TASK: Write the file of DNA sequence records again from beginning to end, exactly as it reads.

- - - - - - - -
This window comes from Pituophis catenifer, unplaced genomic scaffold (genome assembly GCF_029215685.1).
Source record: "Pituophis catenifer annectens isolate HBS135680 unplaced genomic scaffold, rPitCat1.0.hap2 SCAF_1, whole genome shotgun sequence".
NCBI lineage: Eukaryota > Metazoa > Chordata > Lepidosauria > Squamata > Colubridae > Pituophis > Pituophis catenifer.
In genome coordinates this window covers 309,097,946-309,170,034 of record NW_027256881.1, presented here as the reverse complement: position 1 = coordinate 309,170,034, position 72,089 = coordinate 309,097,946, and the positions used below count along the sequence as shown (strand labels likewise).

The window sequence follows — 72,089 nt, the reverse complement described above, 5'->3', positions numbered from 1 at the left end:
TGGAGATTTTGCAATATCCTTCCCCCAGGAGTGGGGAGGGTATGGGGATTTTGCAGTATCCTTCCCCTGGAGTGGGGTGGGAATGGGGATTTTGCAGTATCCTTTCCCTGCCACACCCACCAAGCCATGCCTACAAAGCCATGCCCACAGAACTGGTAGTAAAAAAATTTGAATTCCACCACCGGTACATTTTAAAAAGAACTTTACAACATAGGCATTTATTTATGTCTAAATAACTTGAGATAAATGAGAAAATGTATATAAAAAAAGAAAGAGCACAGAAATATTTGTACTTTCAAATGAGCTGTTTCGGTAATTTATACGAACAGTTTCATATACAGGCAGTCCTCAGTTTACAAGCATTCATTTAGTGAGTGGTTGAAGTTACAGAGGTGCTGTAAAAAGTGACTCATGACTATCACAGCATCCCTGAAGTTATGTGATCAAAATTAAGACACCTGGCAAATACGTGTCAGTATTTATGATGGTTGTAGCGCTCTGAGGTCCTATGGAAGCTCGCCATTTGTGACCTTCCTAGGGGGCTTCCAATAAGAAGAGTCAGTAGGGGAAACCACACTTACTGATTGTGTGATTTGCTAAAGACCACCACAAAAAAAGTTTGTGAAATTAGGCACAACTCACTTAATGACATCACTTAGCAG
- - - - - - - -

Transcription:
This window comes from Pituophis catenifer, unplaced genomic scaffold (genome assembly GCF_029215685.1).
Source record: "Pituophis catenifer annectens isolate HBS135680 unplaced genomic scaffold, rPitCat1.0.hap2 SCAF_1, whole genome shotgun sequence".
NCBI lineage: Eukaryota > Metazoa > Chordata > Lepidosauria > Squamata > Colubridae > Pituophis > Pituophis catenifer.
In genome coordinates this window covers 309,097,946-309,170,034 of record NW_027256881.1, presented here as the reverse complement: position 1 = coordinate 309,170,034, position 72,089 = coordinate 309,097,946, and the positions used below count along the sequence as shown (strand labels likewise).

The window sequence follows — 72,089 nt, the reverse complement described above, 5'->3', positions numbered from 1 at the left end:
TGGAGATTTTGCAATATCCTTCCCCCAGGAGTGGGGAGGGTATGGGGATTTTGCAGTATCCTTCCCCTGGAGTGGGGTGGGAATGGGGATTTTGCAGTATCCTTTCCCTGCCACACCCACCAAGCCATGCCTACAAAGCCATGCCCACAGAACTGGTAGTAAAAAAATTTGAATTCCACCACCGGTACATTTTAAAAAGAACTTTACAACATAGGCATTTATTTATGTCTAAATAACTTGAGATAAATGAGAAAATGTATATAAAAAAAGAAAGAGCACAGAAATATTTGTACTTTCAAATGAGCTGTTTCGGTAATTTATACGAACAGTTTCATATACAGGCAGTCCTCAGTTTACAAGCATTCATTTAGTGAGTGGTTGAAGTTACAGAGGTGCTGTAAAAAGTGACTCATGACTATCACAGCATCCCTGAAGTTATGTGATCAAAATTAAGACACCTGGCAAATACGTGTCAGTATTTATGATGGTTGTAGCGCTCTGAGGTCCTATGGAAGCTCGCCATTTGTGACCTTCCTAGGGGGCTTCCAATAAGAAGAGTCAGTAGGGGAAACCACACTTACTGATTGTGTGATTTGCTAAAGACCACCACAAAAAAAGTTTGTGAAATTAGGCACAACTCACTTAATGACATCACTTAGCAG